Image Description

The Scientific Revolution

The Birth of the Scientific Revolution

In the late seventeenth century Gottfried Wilhelm Leibniz and Isaac Newton made significant developments in the fields of mathematics and science. Their ideas were very influential and inspired others to study maths, science, and the natural world. The study of chemistry, in particular, developed rapidly and played a significant part in feeding the industrial revolution.

In France, Antoine Lavoisier played a significant role. His interest in air quality lead him to identify oxygen in 1778 and hydrogen in 1783, building on the work of Joseph Black and Joseph Priestley. Lavoisier wrote the first list of chemical elements and identified or predicted several. Sadly, Lavoisier was guillotined during the French Revolution in 1794 at the age of 50.

Joseph Black

Joseph Black was a Professor of the Practice of Medicine at the University of Glasgow in 1757, having discovered the gas that would be called carbon dioxide – and inspired Antoine Lavoisier as we have seen.

At Glasgow University, Joseph Black developed a theory of latent heat around 1761. This was the first of the theories on thermodynamics. At that time, a certain James Watt worked as an instrument maker at the university. Black and Watt became friends and performed experiments together. Watt went on to greatly improve the efficiency of steam engines.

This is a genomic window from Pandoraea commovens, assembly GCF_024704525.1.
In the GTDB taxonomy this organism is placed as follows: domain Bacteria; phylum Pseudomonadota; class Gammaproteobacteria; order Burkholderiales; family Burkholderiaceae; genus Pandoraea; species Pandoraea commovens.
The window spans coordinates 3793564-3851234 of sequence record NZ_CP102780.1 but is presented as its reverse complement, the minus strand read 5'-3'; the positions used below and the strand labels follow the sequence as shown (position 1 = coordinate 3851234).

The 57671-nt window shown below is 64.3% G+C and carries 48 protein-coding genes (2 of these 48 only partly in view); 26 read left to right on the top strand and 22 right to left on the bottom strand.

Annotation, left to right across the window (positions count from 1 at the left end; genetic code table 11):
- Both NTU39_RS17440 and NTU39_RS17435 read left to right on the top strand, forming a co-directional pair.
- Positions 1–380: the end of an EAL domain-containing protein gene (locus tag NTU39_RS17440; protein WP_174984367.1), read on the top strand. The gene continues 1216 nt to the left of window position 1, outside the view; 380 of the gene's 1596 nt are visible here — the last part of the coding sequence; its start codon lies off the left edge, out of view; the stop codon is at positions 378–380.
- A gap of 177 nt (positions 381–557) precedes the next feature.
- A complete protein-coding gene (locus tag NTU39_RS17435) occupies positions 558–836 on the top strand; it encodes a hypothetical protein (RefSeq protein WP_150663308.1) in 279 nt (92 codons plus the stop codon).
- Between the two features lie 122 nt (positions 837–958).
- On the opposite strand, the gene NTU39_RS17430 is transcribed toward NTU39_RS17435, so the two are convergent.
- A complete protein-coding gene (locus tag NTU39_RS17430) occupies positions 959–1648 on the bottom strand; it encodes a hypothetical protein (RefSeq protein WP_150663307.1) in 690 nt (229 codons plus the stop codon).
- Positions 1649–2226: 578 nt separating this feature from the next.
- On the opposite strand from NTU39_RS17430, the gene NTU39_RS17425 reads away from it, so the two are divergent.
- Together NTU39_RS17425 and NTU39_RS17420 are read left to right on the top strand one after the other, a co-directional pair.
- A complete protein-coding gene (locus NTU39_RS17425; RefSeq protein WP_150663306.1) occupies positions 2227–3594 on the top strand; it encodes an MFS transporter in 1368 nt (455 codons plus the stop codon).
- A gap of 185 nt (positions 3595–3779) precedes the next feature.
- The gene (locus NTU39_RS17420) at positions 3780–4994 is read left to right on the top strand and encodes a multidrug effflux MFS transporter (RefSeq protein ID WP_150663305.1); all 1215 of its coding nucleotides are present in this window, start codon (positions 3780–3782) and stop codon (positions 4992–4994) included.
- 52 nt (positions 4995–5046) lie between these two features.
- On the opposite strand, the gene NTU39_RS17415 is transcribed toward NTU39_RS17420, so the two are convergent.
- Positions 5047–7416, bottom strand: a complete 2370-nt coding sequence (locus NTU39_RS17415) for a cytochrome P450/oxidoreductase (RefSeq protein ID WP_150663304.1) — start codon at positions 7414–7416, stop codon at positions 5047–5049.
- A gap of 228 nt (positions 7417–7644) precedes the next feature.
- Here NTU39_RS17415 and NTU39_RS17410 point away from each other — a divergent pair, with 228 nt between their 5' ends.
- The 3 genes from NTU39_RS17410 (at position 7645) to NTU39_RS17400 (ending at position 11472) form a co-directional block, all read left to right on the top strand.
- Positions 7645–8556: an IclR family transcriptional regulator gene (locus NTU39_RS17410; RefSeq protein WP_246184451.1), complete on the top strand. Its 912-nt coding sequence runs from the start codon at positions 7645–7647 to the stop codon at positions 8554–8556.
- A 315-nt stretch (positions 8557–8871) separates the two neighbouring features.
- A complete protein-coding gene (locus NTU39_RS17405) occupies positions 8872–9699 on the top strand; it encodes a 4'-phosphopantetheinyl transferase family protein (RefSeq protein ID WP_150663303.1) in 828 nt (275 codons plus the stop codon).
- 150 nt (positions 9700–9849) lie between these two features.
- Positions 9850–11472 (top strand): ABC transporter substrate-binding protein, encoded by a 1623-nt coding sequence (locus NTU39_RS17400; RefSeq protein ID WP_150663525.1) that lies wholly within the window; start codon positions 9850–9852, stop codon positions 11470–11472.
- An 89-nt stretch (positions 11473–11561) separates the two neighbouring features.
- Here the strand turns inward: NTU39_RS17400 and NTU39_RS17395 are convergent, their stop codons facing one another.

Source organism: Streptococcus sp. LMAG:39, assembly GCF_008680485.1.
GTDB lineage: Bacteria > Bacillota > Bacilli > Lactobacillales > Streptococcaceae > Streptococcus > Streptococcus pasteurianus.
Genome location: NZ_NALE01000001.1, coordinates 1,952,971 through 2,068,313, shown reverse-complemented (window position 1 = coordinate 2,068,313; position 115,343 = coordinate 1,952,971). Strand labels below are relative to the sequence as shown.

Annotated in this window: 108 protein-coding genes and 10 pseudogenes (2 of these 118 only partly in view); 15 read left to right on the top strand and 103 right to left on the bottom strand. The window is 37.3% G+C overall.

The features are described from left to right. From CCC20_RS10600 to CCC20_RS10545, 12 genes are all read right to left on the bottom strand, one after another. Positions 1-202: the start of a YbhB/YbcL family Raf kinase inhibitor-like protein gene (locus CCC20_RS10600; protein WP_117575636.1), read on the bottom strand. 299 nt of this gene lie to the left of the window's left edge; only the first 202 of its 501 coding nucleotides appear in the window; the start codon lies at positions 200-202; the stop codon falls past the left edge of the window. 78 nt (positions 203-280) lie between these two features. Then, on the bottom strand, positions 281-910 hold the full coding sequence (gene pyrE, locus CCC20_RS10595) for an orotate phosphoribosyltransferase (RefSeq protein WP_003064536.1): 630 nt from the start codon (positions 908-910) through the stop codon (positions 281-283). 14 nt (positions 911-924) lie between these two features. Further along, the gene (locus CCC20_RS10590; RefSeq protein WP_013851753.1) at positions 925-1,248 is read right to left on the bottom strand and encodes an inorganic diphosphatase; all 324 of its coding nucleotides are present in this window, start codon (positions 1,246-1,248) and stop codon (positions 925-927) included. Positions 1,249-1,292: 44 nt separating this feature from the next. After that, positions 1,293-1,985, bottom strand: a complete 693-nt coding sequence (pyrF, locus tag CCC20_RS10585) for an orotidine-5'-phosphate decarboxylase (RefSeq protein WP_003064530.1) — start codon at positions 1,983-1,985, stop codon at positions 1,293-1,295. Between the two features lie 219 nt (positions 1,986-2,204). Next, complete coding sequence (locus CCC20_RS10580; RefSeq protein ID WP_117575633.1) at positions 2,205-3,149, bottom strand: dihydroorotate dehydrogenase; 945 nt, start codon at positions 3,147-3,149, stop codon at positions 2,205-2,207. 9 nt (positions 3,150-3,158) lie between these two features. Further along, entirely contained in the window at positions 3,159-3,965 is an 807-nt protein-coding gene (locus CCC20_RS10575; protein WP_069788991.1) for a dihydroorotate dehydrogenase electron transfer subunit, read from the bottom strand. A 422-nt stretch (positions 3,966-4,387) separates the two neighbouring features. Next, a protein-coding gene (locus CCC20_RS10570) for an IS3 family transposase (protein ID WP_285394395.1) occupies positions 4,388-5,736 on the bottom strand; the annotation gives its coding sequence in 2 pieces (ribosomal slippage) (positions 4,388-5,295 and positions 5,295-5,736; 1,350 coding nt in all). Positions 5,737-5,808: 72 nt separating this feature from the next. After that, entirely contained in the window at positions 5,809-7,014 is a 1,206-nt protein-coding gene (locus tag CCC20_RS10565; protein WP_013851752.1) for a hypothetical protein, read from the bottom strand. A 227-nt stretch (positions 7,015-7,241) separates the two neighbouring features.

In 1766 Joseph Black moved to the University of Edinburgh, where he devoted the rest of his life to lecturing in chemistry. He became one of the most popular lecturers of his age, and it was fashionable to attend his talks and experiments. Hundreds of people were inspired by his teaching.

Joseph Black died in 1799.

Humphry Davy

We covered Humphry Davy's miners' safety lamp – invented in 1815 – earlier in this course. Born in 1778, Davy is more famous as a chemist. Between 1807 and 1809, he discovered potassium, sodium, calcium, strontium, barium, magnesium, and boron. He also created the nickname "laughing gas" for nitrous oxide and was one of the pioneers of electrochemistry.

He was incredibly influential in the developing field of chemistry, stimulating theories and studies that would carry on through the nineteenth century.

Injured in an explosion in his laboratory in 1813, Davy hired Michael Faraday as his assistant. Faraday would go on to become one of the most famous and important experimental chemists of the nineteenth century, developing the study of electricity, magnetism, and electrochemistry.

Humphry Davy was elected President of the Royal Society in 1820, but his irritable nature and lack of diplomacy made him unpopular. He left the society in 1827 as his health decline, and died of a stroke in 1829.


Medicine began to be formalised as a discipline through the eighteenth century. The University of Edinburgh Medical School, established in 1726, is the oldest medical school in the United Kingdom. It developed a strong reputation for the teaching of medicine, anatomy, and surgery and was widely considered the best medical school in the English speaking world for 150 years.

Famously, Burke and Hare committed 16 murders in 1828, selling the bodies to Edinburgh Medical School for dissection. Hare confessed and turned King's Evidence against Burke, who was found guilty of murder and hanged in 1829 – his body, ironically, being dissected at Edinburgh Medical School. Hare was given immunity from prosecution and fled to England.